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Design of double-walled carbon nanotubes for biomedical applications

Abstract : Double-walled carbon nanotubes (DWNTs) prepared by catalytic chemical vapour deposition were functionalized in such a way that they were optimally designed as a nano-vector for the delivery of small interfering RNA (siRNA), which is of great interest for biomedical research and drug development. DWNTs were initially oxidized and coated with a polypeptide (Poly(Lys:Phe)), which was then conjugated to thiol-modified siRNA using a heterobifunctional cross-linker. The obtained oxDWNT-siRNA was characterized by Raman spectroscopy inside and outside a biological environment (mammalian cells). Uptake of the custom designed nanotubes was not associated with detectable biochemical perturbations in cultured cells, but transfection of cells with DWNTs loaded with siRNA targeting the green fluorescent protein (GFP) gene, serving as a model system, as well as with therapeutic siRNA targeting the survivin gene, led to a significant gene silencing effect, and in the latter case a resulting apoptotic effect in cancer cells.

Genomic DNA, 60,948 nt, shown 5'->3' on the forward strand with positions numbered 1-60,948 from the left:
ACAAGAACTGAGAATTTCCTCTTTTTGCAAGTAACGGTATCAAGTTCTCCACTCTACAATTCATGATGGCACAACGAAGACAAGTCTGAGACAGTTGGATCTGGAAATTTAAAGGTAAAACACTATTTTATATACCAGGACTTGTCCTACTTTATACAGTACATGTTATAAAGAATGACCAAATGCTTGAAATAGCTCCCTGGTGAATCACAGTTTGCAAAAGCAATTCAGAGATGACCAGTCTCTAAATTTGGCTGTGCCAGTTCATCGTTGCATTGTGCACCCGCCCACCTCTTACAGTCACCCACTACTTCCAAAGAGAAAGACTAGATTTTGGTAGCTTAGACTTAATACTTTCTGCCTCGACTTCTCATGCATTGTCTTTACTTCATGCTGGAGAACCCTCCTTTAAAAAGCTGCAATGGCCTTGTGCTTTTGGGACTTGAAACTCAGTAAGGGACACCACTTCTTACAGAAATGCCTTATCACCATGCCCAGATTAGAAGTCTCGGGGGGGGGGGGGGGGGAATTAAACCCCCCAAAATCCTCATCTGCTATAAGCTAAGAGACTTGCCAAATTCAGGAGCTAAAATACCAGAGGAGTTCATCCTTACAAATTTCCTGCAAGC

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Vera Neves, Elena Heister, Sara Costa, Carmen Tîlmaciu, Emmanuel Flahaut, et al.. Design of double-walled carbon nanotubes for biomedical applications. Nanotechnology, Institute of Physics, 2012, vol. 23, pp. 1-8. ⟨10.1088/0957-4484/23/36/365102⟩. ⟨hal-00858588⟩



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